Cuba, far from the revolutionary utopia many once portrayed it to be, remains one of the most oppressed nations in the world. An absence of democracy, ruthless repression of the media and appalling human rights abuses have continued to blight the country since Raul Castro took the reigns of power from his brother Fidel in 2006. But recent developments have given a glimmer of hope for the Cuban people.
Yesterday negotiations between the Cuban authorities, the Spanish government, and the Catholic Church (which often gets a harsh press when it comes to human rights issues) resulted in a promise for 52 political prisoner releases – the largest multiple release in years.
In response to the news, dissident activist Guillermo Farinas (left) ended his hunger strike. He had been refusing food for 130 days since fellow activist Orlando Zapta Tamayo died after himself hunger striking for 85 days.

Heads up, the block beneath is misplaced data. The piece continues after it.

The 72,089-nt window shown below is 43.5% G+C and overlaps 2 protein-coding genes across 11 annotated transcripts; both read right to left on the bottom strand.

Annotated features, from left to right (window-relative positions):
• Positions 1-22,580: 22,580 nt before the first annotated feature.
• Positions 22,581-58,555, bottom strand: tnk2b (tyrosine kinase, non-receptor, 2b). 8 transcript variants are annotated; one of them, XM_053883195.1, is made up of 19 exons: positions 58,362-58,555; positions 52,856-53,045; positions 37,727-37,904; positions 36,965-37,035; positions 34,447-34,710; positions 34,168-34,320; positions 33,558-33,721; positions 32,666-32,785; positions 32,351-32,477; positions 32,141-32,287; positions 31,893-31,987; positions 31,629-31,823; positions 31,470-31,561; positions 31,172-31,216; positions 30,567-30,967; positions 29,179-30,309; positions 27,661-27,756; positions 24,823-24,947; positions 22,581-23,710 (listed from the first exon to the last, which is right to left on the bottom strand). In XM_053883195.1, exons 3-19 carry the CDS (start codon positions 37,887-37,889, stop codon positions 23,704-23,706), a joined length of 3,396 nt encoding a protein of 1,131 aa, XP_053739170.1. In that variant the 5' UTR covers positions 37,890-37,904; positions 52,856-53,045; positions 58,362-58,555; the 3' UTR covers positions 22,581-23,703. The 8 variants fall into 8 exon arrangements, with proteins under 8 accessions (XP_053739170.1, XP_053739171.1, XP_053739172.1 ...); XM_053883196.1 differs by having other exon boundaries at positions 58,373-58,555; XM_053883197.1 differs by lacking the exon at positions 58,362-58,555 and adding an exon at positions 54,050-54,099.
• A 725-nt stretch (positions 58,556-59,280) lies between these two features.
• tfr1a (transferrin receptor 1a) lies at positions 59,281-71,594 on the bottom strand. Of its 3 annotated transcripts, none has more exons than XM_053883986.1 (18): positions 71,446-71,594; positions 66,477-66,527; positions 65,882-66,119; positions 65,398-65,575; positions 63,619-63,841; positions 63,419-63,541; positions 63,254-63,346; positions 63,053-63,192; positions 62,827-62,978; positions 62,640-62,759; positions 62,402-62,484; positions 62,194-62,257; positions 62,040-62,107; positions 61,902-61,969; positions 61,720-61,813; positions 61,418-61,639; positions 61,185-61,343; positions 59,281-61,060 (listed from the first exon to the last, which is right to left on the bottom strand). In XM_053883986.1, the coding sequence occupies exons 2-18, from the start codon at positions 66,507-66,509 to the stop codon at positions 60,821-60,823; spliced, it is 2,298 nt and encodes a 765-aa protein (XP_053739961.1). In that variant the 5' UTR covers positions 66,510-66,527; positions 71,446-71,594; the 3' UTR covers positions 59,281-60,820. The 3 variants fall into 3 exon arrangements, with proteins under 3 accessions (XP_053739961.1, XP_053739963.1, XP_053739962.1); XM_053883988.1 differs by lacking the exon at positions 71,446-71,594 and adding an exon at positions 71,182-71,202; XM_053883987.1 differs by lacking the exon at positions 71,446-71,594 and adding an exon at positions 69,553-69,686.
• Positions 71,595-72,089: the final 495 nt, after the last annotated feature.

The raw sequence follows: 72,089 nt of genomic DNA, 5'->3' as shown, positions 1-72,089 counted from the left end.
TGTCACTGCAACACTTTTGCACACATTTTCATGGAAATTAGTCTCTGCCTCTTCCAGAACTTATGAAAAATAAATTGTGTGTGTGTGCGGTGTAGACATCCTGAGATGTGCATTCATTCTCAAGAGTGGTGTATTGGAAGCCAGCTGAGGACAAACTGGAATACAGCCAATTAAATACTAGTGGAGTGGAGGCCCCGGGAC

Perhaps more significantly still, the move was openly welcomed by the US and Spain, the latter asking the EU to soften its common position on Cuba in response. This is an opportunity not to be missed. A warming of relations now –whilst no giving to much ground – may encourage Raul’s regime to make further advances concerning human rights.
The EU and US should work together to decide concrete concessions to hand Havana in response to key milestones: freeing journalists, allowing dissent and accepting freedom of religion being three such starting points.
Cuba’s 11 million citizens are still deprived their basic freedoms. But there are now signs of hope.